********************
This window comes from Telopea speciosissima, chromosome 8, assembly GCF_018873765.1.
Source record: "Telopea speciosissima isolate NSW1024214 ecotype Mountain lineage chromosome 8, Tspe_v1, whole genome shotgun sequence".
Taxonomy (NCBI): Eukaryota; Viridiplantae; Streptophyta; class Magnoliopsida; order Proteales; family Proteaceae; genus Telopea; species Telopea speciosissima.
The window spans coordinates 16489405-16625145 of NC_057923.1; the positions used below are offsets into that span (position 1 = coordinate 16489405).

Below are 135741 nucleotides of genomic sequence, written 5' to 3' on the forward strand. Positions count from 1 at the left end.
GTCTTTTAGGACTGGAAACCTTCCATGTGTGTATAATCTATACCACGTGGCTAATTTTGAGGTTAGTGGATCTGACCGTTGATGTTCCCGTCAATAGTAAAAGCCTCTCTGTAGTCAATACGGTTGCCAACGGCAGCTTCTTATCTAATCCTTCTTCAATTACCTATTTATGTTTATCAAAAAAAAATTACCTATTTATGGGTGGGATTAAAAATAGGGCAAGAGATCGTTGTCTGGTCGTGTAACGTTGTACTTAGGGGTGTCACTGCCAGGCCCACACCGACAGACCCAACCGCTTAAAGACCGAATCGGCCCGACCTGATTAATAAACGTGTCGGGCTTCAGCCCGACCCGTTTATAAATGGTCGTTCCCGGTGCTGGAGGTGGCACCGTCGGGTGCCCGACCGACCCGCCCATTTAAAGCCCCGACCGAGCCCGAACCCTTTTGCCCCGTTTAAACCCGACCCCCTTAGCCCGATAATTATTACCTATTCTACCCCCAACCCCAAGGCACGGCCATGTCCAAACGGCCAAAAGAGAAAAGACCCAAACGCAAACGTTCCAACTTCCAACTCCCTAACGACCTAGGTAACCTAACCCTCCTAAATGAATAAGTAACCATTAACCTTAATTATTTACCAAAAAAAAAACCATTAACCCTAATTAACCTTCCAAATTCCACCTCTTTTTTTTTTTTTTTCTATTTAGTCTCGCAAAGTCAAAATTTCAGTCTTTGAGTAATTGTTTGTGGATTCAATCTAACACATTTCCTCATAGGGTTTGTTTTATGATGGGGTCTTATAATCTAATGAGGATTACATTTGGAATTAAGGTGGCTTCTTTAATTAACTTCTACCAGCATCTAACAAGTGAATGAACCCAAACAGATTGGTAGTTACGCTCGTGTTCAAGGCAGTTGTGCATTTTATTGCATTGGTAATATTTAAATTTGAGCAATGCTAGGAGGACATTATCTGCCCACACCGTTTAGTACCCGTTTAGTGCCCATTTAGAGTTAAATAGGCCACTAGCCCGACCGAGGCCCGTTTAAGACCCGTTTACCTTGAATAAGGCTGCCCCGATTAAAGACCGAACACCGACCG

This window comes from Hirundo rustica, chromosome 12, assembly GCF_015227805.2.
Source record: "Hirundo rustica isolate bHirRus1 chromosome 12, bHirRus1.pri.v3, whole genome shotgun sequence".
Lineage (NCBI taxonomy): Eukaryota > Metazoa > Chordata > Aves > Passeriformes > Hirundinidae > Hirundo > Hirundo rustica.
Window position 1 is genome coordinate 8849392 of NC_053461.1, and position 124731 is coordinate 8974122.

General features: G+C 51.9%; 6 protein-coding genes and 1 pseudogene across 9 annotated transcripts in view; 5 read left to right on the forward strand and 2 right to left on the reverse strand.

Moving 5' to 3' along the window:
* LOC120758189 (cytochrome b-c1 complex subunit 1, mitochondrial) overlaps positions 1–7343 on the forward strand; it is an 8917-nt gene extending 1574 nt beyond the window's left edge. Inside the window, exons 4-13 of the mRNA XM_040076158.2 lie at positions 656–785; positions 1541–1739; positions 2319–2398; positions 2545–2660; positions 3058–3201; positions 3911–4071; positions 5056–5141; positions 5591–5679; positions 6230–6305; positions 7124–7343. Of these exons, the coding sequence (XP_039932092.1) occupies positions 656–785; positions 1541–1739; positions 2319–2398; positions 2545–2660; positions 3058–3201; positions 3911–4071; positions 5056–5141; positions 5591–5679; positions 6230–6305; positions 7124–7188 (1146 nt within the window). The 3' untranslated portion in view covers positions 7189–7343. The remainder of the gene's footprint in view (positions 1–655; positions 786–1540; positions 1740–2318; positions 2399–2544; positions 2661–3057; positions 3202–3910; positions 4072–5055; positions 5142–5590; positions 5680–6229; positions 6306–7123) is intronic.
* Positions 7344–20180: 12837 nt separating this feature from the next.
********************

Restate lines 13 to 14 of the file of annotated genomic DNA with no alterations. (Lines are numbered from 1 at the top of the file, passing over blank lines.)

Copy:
* LOC120758189 (cytochrome b-c1 complex subunit 1, mitochondrial) overlaps positions 1–7343 on the forward strand; it is an 8917-nt gene extending 1574 nt beyond the window's left edge. Inside the window, exons 4-13 of the mRNA XM_040076158.2 lie at positions 656–785; positions 1541–1739; positions 2319–2398; positions 2545–2660; positions 3058–3201; positions 3911–4071; positions 5056–5141; positions 5591–5679; positions 6230–6305; positions 7124–7343. Of these exons, the coding sequence (XP_039932092.1) occupies positions 656–785; positions 1541–1739; positions 2319–2398; positions 2545–2660; positions 3058–3201; positions 3911–4071; positions 5056–5141; positions 5591–5679; positions 6230–6305; positions 7124–7188 (1146 nt within the window). The 3' untranslated portion in view covers positions 7189–7343. The remainder of the gene's footprint in view (positions 1–655; positions 786–1540; positions 1740–2318; positions 2399–2544; positions 2661–3057; positions 3202–3910; positions 4072–5055; positions 5142–5590; positions 5680–6229; positions 6306–7123) is intronic.
* Positions 7344–20180: 12837 nt separating this feature from the next.